Mozart and Salieri
Amadeus versus Actuality
Amadeus (1984) won eight Academy Awards with its highly fictionalized account of the last ten years of the life of 18th-century composer Wolfgang Amadeus Mozart. The movie chooses to highlight the comparison between mediocrity and brilliancy; Mozart was obviously the superior of the two composers, and Salieri despised his own shortcomings. But as much Salieri was disgusted with himself, he was even more furious with Mozart. He vows to himself and to God that he will be the man that ultimately kills Mozart (Amadeus).
Antonio Salieri was born in Legnago, Italy in 1750. In Amadeus, Salieri recounts his passion for music at a very young age. He reminisces about how his father strongly disapproved of a career in music for his son and specifically ridiculed Mozart for being shown off like a circus act. In the film, his father passes away when he is young, and he escapes to Venice to pursue an education in music. In reality, Salieri studied violin and keyboard with his brother Francesco with a local organist, Giuseppe Simoni, even before his father died. Both of his parents died when he was young, but he was taken to Venice where he continued his musical education. Salieri developed good relationships with many established musicians in Venice and even with Emperor Joseph II. In 1774, Salieri was appointed Kapellmeister, or court composer, at the tender age of twenty-four (New Grove Dictionary Online).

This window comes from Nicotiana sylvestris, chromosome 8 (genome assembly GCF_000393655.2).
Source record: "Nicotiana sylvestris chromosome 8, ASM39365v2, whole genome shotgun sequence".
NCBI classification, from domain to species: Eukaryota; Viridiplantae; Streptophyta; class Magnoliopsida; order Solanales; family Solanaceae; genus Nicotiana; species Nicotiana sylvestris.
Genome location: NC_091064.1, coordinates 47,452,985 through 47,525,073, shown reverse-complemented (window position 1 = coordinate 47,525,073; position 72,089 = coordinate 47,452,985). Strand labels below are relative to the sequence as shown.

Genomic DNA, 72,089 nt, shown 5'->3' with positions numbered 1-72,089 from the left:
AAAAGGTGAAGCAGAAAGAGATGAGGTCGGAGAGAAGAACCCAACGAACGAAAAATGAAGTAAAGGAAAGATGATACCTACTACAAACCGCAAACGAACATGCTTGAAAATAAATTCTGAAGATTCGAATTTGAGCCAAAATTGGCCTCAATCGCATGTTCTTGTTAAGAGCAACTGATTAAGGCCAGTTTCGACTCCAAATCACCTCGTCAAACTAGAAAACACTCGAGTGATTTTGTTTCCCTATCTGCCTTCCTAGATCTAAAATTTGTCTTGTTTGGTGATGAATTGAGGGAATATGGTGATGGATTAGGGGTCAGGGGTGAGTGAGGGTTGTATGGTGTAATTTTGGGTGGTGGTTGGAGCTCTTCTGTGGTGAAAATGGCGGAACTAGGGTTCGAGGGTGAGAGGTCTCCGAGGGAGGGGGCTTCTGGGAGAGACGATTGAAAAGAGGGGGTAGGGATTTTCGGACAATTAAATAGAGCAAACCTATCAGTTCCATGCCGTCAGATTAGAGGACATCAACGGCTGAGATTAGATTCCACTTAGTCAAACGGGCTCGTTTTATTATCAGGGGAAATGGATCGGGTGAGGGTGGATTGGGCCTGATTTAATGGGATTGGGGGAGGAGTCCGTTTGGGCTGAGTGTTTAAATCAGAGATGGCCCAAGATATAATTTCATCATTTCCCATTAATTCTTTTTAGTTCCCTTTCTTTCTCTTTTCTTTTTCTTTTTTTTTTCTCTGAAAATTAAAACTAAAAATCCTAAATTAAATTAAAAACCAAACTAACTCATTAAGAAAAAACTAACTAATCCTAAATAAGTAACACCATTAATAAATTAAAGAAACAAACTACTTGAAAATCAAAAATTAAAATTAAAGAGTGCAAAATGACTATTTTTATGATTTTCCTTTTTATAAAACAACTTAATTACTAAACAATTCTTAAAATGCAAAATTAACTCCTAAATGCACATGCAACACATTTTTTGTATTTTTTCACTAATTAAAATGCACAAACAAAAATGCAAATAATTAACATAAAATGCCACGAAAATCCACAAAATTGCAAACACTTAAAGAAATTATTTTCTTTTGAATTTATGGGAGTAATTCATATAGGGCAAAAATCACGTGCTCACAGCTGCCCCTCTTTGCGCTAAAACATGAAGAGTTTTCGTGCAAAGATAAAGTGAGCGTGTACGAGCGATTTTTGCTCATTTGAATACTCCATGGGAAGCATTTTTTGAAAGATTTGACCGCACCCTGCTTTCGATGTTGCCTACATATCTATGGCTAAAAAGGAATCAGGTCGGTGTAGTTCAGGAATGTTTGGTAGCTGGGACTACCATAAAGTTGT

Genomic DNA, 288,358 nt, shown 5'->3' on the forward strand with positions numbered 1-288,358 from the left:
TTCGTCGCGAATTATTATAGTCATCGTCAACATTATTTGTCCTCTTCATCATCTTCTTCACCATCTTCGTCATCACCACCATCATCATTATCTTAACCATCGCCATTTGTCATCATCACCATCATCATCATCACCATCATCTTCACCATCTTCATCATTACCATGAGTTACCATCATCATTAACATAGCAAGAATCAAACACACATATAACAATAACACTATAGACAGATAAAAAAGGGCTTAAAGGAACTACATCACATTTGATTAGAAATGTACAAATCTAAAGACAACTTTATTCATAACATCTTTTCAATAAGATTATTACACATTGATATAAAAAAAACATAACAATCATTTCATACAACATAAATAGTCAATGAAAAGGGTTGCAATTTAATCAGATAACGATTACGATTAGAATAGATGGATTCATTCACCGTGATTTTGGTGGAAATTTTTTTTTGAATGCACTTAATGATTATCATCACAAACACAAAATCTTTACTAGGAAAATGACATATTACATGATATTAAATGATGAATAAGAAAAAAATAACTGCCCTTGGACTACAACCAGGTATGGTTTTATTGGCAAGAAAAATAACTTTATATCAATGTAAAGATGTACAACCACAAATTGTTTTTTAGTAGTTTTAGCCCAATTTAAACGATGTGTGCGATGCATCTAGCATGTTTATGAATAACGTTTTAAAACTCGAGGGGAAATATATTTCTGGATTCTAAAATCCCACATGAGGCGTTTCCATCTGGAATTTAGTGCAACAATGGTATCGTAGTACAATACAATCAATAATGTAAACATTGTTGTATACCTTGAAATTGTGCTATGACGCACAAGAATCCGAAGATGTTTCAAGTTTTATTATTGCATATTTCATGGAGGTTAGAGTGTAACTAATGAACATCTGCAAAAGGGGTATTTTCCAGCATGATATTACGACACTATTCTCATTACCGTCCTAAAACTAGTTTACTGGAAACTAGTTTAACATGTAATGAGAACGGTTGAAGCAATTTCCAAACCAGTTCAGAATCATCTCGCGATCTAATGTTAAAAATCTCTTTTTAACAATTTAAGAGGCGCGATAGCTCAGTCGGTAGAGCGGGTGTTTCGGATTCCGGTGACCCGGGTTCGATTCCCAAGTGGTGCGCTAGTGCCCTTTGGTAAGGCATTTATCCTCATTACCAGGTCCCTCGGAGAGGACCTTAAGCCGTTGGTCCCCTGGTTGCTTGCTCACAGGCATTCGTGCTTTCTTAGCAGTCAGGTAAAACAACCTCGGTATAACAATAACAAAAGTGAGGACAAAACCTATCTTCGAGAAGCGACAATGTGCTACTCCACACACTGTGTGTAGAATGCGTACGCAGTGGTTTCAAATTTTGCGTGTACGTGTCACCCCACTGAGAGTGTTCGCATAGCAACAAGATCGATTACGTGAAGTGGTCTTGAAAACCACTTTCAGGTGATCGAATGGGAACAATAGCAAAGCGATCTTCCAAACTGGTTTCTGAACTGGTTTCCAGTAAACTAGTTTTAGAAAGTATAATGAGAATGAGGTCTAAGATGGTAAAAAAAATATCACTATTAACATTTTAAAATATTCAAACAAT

Mozart was born in Austria, in 1756, and received musical training from his father, including instruction in both the piano and violin. His amazing musical ability became obvious very quickly as he was composing by the age of six. Soon he was touted around much of Europe as a musical prodigy, entertaining kings and queens by playing blindfolded or improvising on difficult passages he had never seen before. In 1781, Mozart moved his blossoming musical career to Vienna after Emperor Joseph II...
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